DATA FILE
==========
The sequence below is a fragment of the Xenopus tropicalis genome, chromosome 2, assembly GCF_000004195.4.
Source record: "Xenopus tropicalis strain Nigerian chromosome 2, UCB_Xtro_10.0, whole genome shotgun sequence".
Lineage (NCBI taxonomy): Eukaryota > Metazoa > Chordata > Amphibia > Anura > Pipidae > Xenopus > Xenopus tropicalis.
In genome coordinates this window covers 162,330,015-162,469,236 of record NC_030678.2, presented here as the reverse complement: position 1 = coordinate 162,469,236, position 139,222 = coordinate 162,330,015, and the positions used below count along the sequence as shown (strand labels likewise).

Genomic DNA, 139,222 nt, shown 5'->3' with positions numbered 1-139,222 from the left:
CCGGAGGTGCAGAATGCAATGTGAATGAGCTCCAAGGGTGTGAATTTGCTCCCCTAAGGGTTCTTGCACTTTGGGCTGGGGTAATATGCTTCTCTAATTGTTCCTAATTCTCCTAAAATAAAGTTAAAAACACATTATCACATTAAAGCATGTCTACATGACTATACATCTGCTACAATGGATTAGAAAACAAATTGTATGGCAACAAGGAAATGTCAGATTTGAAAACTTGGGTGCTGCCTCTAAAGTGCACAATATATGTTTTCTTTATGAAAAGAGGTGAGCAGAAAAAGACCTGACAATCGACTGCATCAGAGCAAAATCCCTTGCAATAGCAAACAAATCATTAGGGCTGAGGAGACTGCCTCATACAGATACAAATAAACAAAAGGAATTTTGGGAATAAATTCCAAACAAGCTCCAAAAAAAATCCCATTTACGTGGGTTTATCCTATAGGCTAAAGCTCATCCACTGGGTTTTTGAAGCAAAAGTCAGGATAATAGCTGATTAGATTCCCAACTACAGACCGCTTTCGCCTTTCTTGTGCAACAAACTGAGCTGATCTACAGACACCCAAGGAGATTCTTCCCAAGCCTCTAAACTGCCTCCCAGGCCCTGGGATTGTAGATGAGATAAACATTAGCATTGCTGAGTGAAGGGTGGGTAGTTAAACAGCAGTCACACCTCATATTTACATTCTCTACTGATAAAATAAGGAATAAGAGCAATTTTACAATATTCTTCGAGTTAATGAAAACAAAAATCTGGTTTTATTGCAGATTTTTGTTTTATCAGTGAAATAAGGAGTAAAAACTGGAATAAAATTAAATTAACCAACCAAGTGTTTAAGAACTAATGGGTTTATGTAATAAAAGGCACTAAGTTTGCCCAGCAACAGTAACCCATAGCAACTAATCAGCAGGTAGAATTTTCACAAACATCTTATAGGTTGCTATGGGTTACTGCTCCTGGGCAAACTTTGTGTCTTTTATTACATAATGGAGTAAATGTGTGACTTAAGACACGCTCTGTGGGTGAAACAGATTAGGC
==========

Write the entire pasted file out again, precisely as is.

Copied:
The sequence below is a fragment of the Xenopus tropicalis genome, chromosome 2, assembly GCF_000004195.4.
Source record: "Xenopus tropicalis strain Nigerian chromosome 2, UCB_Xtro_10.0, whole genome shotgun sequence".
Lineage (NCBI taxonomy): Eukaryota > Metazoa > Chordata > Amphibia > Anura > Pipidae > Xenopus > Xenopus tropicalis.
In genome coordinates this window covers 162,330,015-162,469,236 of record NC_030678.2, presented here as the reverse complement: position 1 = coordinate 162,469,236, position 139,222 = coordinate 162,330,015, and the positions used below count along the sequence as shown (strand labels likewise).

Genomic DNA, 139,222 nt, shown 5'->3' with positions numbered 1-139,222 from the left:
CCGGAGGTGCAGAATGCAATGTGAATGAGCTCCAAGGGTGTGAATTTGCTCCCCTAAGGGTTCTTGCACTTTGGGCTGGGGTAATATGCTTCTCTAATTGTTCCTAATTCTCCTAAAATAAAGTTAAAAACACATTATCACATTAAAGCATGTCTACATGACTATACATCTGCTACAATGGATTAGAAAACAAATTGTATGGCAACAAGGAAATGTCAGATTTGAAAACTTGGGTGCTGCCTCTAAAGTGCACAATATATGTTTTCTTTATGAAAAGAGGTGAGCAGAAAAAGACCTGACAATCGACTGCATCAGAGCAAAATCCCTTGCAATAGCAAACAAATCATTAGGGCTGAGGAGACTGCCTCATACAGATACAAATAAACAAAAGGAATTTTGGGAATAAATTCCAAACAAGCTCCAAAAAAAATCCCATTTACGTGGGTTTATCCTATAGGCTAAAGCTCATCCACTGGGTTTTTGAAGCAAAAGTCAGGATAATAGCTGATTAGATTCCCAACTACAGACCGCTTTCGCCTTTCTTGTGCAACAAACTGAGCTGATCTACAGACACCCAAGGAGATTCTTCCCAAGCCTCTAAACTGCCTCCCAGGCCCTGGGATTGTAGATGAGATAAACATTAGCATTGCTGAGTGAAGGGTGGGTAGTTAAACAGCAGTCACACCTCATATTTACATTCTCTACTGATAAAATAAGGAATAAGAGCAATTTTACAATATTCTTCGAGTTAATGAAAACAAAAATCTGGTTTTATTGCAGATTTTTGTTTTATCAGTGAAATAAGGAGTAAAAACTGGAATAAAATTAAATTAACCAACCAAGTGTTTAAGAACTAATGGGTTTATGTAATAAAAGGCACTAAGTTTGCCCAGCAACAGTAACCCATAGCAACTAATCAGCAGGTAGAATTTTCACAAACATCTTATAGGTTGCTATGGGTTACTGCTCCTGGGCAAACTTTGTGTCTTTTATTACATAATGGAGTAAATGTGTGACTTAAGACACGCTCTGTGGGTGAAACAGATTAGGC